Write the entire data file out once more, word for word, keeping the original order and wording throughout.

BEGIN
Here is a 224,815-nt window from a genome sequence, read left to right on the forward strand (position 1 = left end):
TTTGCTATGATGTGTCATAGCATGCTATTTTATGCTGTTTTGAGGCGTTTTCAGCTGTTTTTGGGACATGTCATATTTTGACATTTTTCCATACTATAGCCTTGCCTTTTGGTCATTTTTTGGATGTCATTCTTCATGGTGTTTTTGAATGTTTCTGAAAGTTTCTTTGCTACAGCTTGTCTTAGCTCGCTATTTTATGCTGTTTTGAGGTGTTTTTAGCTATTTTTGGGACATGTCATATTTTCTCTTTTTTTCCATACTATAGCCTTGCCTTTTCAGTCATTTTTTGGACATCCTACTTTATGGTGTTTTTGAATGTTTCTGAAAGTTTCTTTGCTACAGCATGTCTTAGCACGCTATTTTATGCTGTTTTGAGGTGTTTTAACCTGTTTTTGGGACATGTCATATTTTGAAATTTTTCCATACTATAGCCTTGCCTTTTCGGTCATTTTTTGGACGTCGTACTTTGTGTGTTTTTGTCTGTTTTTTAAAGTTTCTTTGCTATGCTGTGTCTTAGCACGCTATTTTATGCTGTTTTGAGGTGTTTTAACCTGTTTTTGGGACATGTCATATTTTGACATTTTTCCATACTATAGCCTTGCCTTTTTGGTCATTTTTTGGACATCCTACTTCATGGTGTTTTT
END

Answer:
Here is a 224,815-nt window from a genome sequence, read left to right on the forward strand (position 1 = left end):
TTTGCTATGATGTGTCATAGCATGCTATTTTATGCTGTTTTGAGGCGTTTTCAGCTGTTTTTGGGACATGTCATATTTTGACATTTTTCCATACTATAGCCTTGCCTTTTGGTCATTTTTTGGATGTCATTCTTCATGGTGTTTTTGAATGTTTCTGAAAGTTTCTTTGCTACAGCTTGTCTTAGCTCGCTATTTTATGCTGTTTTGAGGTGTTTTTAGCTATTTTTGGGACATGTCATATTTTCTCTTTTTTTCCATACTATAGCCTTGCCTTTTCAGTCATTTTTTGGACATCCTACTTTATGGTGTTTTTGAATGTTTCTGAAAGTTTCTTTGCTACAGCATGTCTTAGCACGCTATTTTATGCTGTTTTGAGGTGTTTTAACCTGTTTTTGGGACATGTCATATTTTGAAATTTTTCCATACTATAGCCTTGCCTTTTCGGTCATTTTTTGGACGTCGTACTTTGTGTGTTTTTGTCTGTTTTTTAAAGTTTCTTTGCTATGCTGTGTCTTAGCACGCTATTTTATGCTGTTTTGAGGTGTTTTAACCTGTTTTTGGGACATGTCATATTTTGACATTTTTCCATACTATAGCCTTGCCTTTTTGGTCATTTTTTGGACATCCTACTTCATGGTGTTTTT